only for the year, and then return to farming as this was the only life I knew, and my father was giving me the farm. When, however, I was confronted with the need in this small assembly, I decided to stay and do what I could to keep the doors open. On occasion, a Lord’s day morning would find just one other sister with us to remember the Lord. The Lord drew very near at those times. There were only seven saints in the assembly at that time. Having been saved just two years, I felt I was very little help at first. However, as I studied the Scriptures, and was exercised about being more help, the Lord enabled me to share the burden of caring for the saints, and eventually to take responsibility in the leadership of the assembly, and after 15 years the Lord chose to move us on. At the present time, there are two testimonies in that city with a goodly number in each. “Study to show thyself approved unto God, a workman that needeth not to be ashamed” (2 Tim 2:15). “Did I get the farm?” you ask. No, but in looking back, I have no regrets, for the Lord blessed us, and had He not guided us there, that assembly would likely have closed its doors. Some of the saints were older, and some lived an hour away. The Lord could easily have brought someone else along to help, but I am thankful that He gave me the privilege of helping to keep the doors open. At the judgment seat of Christ, my dear young brethren, will you be glad that you lived your lives as, and where you did, knowing that the Lord led you there? Only one life, ‘twill soon be past; Only what’s done for Christ will last.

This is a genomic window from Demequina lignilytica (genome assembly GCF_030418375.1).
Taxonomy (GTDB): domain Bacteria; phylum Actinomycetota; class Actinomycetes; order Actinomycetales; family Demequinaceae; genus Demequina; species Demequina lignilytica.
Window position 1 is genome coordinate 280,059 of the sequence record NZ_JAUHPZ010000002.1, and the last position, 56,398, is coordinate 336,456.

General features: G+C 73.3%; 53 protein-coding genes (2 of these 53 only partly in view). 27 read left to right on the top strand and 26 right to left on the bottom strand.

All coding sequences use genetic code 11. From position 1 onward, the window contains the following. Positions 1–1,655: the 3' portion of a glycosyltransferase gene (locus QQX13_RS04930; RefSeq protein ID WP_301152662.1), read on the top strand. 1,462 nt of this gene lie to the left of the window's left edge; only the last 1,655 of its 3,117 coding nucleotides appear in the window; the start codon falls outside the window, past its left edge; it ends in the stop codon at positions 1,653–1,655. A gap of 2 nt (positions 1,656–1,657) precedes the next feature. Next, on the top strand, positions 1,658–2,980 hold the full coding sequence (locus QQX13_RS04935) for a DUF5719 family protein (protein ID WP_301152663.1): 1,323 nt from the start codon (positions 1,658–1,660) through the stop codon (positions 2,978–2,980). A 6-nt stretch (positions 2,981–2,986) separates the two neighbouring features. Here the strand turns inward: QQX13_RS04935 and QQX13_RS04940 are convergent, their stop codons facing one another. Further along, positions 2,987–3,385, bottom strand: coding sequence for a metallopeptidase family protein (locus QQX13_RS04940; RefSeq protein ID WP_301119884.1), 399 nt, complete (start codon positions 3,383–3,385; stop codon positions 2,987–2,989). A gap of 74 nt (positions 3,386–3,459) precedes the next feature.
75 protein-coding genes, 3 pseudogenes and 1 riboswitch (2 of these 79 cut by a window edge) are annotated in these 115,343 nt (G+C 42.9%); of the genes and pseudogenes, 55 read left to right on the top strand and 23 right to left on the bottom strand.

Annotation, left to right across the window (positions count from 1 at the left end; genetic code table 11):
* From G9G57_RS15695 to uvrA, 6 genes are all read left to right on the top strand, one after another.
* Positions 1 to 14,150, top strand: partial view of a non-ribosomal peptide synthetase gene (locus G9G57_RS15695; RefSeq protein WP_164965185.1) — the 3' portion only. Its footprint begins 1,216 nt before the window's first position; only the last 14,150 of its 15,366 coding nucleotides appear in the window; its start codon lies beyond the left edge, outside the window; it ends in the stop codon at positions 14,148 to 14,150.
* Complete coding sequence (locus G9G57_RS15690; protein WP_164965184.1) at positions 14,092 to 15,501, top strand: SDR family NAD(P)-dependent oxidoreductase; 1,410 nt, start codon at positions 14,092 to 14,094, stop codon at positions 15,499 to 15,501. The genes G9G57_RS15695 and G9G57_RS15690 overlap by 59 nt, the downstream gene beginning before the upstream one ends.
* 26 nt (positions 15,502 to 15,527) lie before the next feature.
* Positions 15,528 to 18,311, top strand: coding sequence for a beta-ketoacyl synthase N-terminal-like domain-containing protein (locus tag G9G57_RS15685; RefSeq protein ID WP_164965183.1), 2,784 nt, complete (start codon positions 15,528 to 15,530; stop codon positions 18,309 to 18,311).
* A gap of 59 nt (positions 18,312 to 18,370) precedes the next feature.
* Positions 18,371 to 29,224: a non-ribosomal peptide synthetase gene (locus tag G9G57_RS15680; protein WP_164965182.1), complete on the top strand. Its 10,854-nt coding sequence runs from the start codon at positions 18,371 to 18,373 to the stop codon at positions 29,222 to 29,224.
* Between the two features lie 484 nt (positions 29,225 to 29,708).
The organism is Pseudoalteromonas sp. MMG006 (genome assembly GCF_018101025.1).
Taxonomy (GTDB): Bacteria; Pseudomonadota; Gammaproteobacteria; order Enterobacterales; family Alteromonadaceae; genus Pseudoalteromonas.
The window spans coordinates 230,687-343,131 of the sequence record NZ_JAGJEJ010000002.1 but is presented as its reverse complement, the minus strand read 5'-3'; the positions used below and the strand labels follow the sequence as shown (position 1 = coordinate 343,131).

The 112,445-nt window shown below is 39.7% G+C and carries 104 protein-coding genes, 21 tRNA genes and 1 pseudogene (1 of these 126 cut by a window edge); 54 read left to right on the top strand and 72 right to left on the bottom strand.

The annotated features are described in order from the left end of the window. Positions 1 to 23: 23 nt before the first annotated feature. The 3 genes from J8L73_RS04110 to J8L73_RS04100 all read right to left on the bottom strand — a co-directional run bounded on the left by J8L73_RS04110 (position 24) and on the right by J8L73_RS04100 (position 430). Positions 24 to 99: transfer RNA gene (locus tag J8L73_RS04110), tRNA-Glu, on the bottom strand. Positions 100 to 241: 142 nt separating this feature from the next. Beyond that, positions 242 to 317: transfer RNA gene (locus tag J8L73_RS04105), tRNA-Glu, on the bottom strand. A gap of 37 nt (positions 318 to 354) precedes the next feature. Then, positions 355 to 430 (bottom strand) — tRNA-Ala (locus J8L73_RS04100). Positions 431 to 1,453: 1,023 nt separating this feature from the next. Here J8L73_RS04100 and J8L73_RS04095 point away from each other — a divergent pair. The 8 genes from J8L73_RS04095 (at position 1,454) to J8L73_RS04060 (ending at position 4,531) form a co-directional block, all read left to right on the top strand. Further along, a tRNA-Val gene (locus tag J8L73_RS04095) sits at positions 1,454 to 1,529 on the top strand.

Precious Seed Magazine Precious Seed magazine is now in its 55th year of publication and its reputation has been built on the exposition of sound doctrine as well as devotional and practical articles. There are also extensive reports of the Lord’s work in the UK. Each quarter more than 14,000 copies are printed and distributed—including several hundred here in North America. For the year 2000, Precious Seed has been attractively re-designed and is printed in full-color throughout. It is sent free of charge to assemblies and to individuals. Uplook recommends this magazine as a useful addition to every believer’s reading. If you would like to be put on the mailing list, please contact the Uplook office in Grand Rapids and we will forward your address to the Precious Seed UK office.